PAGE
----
Carroll volunteered an explanation of the timeout, which came two plays before Wilson threw an interception that was returned for a touchdown that essentially ended the game, during an answer of a question about Wilson.

“We were misaligned on that and the clock was running down and so we called timeout for that reason and that was that,’’ Carroll said (there was nine seconds remaining on the play clock when the time out was called).

“I know there are all kinds of theories out there. Everything is fine. We were competing for the moment. Russ didn’t know why we called timeout at the time. Right immediately, he wasn’t sure what it was and that was all we were dealing with.’’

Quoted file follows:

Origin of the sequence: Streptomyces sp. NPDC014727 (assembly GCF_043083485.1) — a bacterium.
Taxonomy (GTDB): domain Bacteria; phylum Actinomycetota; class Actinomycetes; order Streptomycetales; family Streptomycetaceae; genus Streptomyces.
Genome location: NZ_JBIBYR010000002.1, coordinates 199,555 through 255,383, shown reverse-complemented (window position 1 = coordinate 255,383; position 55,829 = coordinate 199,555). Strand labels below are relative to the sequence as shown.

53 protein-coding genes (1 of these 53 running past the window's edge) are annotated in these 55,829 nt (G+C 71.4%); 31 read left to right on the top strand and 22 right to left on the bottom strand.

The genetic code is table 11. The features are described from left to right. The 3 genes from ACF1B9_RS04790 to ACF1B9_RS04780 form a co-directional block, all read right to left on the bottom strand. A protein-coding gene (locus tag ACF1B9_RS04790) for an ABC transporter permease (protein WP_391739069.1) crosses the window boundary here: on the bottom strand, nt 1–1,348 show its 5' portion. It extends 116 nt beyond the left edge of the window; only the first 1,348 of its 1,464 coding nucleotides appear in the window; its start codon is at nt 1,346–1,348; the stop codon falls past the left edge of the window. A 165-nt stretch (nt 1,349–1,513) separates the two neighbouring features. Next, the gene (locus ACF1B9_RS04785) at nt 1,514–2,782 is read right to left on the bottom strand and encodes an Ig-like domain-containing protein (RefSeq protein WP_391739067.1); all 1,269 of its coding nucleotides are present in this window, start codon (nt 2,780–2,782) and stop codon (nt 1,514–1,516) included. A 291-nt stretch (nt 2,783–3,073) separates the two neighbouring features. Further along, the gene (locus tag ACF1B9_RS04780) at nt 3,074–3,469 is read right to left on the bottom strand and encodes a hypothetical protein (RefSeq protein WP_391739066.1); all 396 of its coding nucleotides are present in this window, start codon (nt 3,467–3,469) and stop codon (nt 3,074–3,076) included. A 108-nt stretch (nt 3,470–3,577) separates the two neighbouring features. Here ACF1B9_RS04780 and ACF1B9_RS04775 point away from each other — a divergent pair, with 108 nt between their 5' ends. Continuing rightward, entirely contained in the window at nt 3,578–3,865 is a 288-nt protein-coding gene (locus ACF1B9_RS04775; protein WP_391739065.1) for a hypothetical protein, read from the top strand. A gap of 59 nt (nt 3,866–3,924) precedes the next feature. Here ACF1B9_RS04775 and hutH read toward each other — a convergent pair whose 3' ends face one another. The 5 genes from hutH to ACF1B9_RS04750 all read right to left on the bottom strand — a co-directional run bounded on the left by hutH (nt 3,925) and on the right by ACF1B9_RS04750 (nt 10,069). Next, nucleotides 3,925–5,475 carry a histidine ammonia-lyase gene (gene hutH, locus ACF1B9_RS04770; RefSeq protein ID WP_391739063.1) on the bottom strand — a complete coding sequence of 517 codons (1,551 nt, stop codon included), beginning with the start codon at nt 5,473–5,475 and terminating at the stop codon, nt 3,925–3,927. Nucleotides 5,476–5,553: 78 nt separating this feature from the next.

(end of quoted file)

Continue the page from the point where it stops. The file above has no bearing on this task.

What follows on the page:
Asked if Wilson has the same freedom in this offense that he had previously, Carroll said: “He has a lot of freedom. He has more freedom than he’s ever had. Much more as a matter of fact, and he has done great with it.’’

That freedom also includes the ability to run whenever Wilson wants, Carroll said.

Wilson has just 22 yards on five carries this year, few seeming to come on designed runs.

He had at least five carries in 12 games last season when he averaged 36 rushing yards per game. He had a long run of at least 10 yards in all but two games last season. He has a long of 9 so far this season.

“We always like him running,’’ Carroll said. “I think it’s great when Russ runs. We don’t discourage him from doing that and we want him to take off and go and move whenever he can.’’